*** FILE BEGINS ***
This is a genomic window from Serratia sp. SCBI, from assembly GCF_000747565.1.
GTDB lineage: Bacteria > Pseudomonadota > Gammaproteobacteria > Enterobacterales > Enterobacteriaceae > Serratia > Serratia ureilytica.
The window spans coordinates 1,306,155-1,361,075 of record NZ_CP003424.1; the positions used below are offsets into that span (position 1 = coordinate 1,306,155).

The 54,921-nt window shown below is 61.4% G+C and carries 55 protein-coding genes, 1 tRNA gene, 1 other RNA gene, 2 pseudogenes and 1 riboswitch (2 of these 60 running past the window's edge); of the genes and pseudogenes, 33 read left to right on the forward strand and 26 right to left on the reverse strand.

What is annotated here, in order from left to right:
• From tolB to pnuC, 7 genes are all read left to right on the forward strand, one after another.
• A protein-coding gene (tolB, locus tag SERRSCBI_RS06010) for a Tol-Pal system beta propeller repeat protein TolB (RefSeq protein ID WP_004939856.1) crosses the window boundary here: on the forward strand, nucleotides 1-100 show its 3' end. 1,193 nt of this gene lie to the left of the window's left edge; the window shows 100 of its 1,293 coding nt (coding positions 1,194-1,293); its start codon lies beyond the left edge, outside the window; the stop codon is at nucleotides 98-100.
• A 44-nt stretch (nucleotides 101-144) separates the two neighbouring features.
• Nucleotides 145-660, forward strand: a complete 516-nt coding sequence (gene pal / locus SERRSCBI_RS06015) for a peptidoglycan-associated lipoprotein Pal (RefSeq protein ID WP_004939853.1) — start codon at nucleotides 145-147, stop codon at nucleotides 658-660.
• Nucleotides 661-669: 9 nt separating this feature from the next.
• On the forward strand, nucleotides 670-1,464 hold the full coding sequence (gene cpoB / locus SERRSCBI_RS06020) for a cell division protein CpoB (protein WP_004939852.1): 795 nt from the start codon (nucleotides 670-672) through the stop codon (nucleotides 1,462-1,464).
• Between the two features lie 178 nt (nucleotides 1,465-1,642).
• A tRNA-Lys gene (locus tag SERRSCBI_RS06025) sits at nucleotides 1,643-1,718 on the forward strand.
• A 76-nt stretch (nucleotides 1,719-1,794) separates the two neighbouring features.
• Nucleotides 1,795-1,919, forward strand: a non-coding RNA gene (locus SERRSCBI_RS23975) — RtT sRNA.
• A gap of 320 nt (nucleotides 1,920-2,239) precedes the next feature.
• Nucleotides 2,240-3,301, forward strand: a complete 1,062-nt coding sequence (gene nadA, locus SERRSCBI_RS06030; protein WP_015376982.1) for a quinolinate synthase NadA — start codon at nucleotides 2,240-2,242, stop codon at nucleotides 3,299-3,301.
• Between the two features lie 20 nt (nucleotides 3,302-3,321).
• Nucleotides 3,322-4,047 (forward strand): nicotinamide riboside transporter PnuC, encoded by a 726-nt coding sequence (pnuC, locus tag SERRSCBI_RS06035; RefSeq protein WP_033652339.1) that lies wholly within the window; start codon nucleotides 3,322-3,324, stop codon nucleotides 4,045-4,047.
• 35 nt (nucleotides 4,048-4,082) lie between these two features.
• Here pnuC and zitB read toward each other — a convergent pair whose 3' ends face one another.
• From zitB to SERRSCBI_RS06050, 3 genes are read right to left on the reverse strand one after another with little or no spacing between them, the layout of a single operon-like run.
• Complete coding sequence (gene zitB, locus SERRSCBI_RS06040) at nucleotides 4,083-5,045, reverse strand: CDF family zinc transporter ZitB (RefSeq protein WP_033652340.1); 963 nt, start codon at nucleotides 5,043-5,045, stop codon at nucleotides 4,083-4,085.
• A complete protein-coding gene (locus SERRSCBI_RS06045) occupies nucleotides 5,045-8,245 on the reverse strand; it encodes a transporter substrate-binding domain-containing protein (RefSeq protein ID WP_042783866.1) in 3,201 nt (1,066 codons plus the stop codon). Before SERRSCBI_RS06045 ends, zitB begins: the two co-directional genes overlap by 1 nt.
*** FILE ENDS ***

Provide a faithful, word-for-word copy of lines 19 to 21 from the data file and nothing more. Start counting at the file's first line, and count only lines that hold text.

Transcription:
• Nucleotides 3,322-4,047 (forward strand): nicotinamide riboside transporter PnuC, encoded by a 726-nt coding sequence (pnuC, locus tag SERRSCBI_RS06035; RefSeq protein WP_033652339.1) that lies wholly within the window; start codon nucleotides 3,322-3,324, stop codon nucleotides 4,045-4,047.
• 35 nt (nucleotides 4,048-4,082) lie between these two features.
• Here pnuC and zitB read toward each other — a convergent pair whose 3' ends face one another.